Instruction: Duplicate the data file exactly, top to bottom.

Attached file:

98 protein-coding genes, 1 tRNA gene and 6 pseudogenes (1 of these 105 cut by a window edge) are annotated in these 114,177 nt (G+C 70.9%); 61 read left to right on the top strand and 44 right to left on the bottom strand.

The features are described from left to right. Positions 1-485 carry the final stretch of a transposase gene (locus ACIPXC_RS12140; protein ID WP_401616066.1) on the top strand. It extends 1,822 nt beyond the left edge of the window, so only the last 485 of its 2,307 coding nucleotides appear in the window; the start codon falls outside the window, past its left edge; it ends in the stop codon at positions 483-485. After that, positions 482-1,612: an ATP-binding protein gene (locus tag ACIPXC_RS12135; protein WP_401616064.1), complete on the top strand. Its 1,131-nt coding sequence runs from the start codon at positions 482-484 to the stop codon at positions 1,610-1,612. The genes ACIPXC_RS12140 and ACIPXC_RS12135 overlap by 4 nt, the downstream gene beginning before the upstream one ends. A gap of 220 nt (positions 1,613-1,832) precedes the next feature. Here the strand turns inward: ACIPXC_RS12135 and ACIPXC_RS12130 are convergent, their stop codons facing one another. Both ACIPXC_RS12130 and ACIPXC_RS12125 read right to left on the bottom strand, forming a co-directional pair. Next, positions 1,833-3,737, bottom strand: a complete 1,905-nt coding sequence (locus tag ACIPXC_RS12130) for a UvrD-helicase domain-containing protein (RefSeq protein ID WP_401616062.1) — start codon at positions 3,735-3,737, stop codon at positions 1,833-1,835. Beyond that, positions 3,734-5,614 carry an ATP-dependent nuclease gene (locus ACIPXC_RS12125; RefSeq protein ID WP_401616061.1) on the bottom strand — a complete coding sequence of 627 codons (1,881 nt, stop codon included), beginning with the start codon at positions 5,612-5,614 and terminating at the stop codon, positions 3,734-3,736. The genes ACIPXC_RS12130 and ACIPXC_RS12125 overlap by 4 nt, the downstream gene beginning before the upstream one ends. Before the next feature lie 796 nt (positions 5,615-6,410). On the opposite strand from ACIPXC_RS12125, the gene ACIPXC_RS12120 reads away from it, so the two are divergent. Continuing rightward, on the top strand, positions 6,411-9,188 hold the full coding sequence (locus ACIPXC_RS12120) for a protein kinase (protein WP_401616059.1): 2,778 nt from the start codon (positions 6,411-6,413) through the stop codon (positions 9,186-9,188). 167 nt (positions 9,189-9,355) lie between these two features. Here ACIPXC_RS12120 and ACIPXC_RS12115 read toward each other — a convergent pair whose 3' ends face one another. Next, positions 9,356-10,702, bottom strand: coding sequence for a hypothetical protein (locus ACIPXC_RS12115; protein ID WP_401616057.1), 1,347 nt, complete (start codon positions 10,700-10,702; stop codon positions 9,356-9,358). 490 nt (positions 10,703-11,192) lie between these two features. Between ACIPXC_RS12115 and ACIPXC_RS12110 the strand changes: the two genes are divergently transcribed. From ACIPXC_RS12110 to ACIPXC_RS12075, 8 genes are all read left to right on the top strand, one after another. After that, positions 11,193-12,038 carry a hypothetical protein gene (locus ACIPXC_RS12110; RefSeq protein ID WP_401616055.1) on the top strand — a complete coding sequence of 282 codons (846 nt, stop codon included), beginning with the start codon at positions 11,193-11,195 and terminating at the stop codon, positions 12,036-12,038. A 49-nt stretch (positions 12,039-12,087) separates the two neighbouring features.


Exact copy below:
98 protein-coding genes, 1 tRNA gene and 6 pseudogenes (1 of these 105 cut by a window edge) are annotated in these 114,177 nt (G+C 70.9%); 61 read left to right on the top strand and 44 right to left on the bottom strand.

The features are described from left to right. Positions 1-485 carry the final stretch of a transposase gene (locus ACIPXC_RS12140; protein ID WP_401616066.1) on the top strand. It extends 1,822 nt beyond the left edge of the window, so only the last 485 of its 2,307 coding nucleotides appear in the window; the start codon falls outside the window, past its left edge; it ends in the stop codon at positions 483-485. After that, positions 482-1,612: an ATP-binding protein gene (locus tag ACIPXC_RS12135; protein WP_401616064.1), complete on the top strand. Its 1,131-nt coding sequence runs from the start codon at positions 482-484 to the stop codon at positions 1,610-1,612. The genes ACIPXC_RS12140 and ACIPXC_RS12135 overlap by 4 nt, the downstream gene beginning before the upstream one ends. A gap of 220 nt (positions 1,613-1,832) precedes the next feature. Here the strand turns inward: ACIPXC_RS12135 and ACIPXC_RS12130 are convergent, their stop codons facing one another. Both ACIPXC_RS12130 and ACIPXC_RS12125 read right to left on the bottom strand, forming a co-directional pair. Next, positions 1,833-3,737, bottom strand: a complete 1,905-nt coding sequence (locus tag ACIPXC_RS12130) for a UvrD-helicase domain-containing protein (RefSeq protein ID WP_401616062.1) — start codon at positions 3,735-3,737, stop codon at positions 1,833-1,835. Beyond that, positions 3,734-5,614 carry an ATP-dependent nuclease gene (locus ACIPXC_RS12125; RefSeq protein ID WP_401616061.1) on the bottom strand — a complete coding sequence of 627 codons (1,881 nt, stop codon included), beginning with the start codon at positions 5,612-5,614 and terminating at the stop codon, positions 3,734-3,736. The genes ACIPXC_RS12130 and ACIPXC_RS12125 overlap by 4 nt, the downstream gene beginning before the upstream one ends. Before the next feature lie 796 nt (positions 5,615-6,410). On the opposite strand from ACIPXC_RS12125, the gene ACIPXC_RS12120 reads away from it, so the two are divergent. Continuing rightward, on the top strand, positions 6,411-9,188 hold the full coding sequence (locus ACIPXC_RS12120) for a protein kinase (protein WP_401616059.1): 2,778 nt from the start codon (positions 6,411-6,413) through the stop codon (positions 9,186-9,188). 167 nt (positions 9,189-9,355) lie between these two features. Here ACIPXC_RS12120 and ACIPXC_RS12115 read toward each other — a convergent pair whose 3' ends face one another. Next, positions 9,356-10,702, bottom strand: coding sequence for a hypothetical protein (locus ACIPXC_RS12115; protein ID WP_401616057.1), 1,347 nt, complete (start codon positions 10,700-10,702; stop codon positions 9,356-9,358). 490 nt (positions 10,703-11,192) lie between these two features. Between ACIPXC_RS12115 and ACIPXC_RS12110 the strand changes: the two genes are divergently transcribed. From ACIPXC_RS12110 to ACIPXC_RS12075, 8 genes are all read left to right on the top strand, one after another. After that, positions 11,193-12,038 carry a hypothetical protein gene (locus ACIPXC_RS12110; RefSeq protein ID WP_401616055.1) on the top strand — a complete coding sequence of 282 codons (846 nt, stop codon included), beginning with the start codon at positions 11,193-11,195 and terminating at the stop codon, positions 12,036-12,038. A 49-nt stretch (positions 12,039-12,087) separates the two neighbouring features.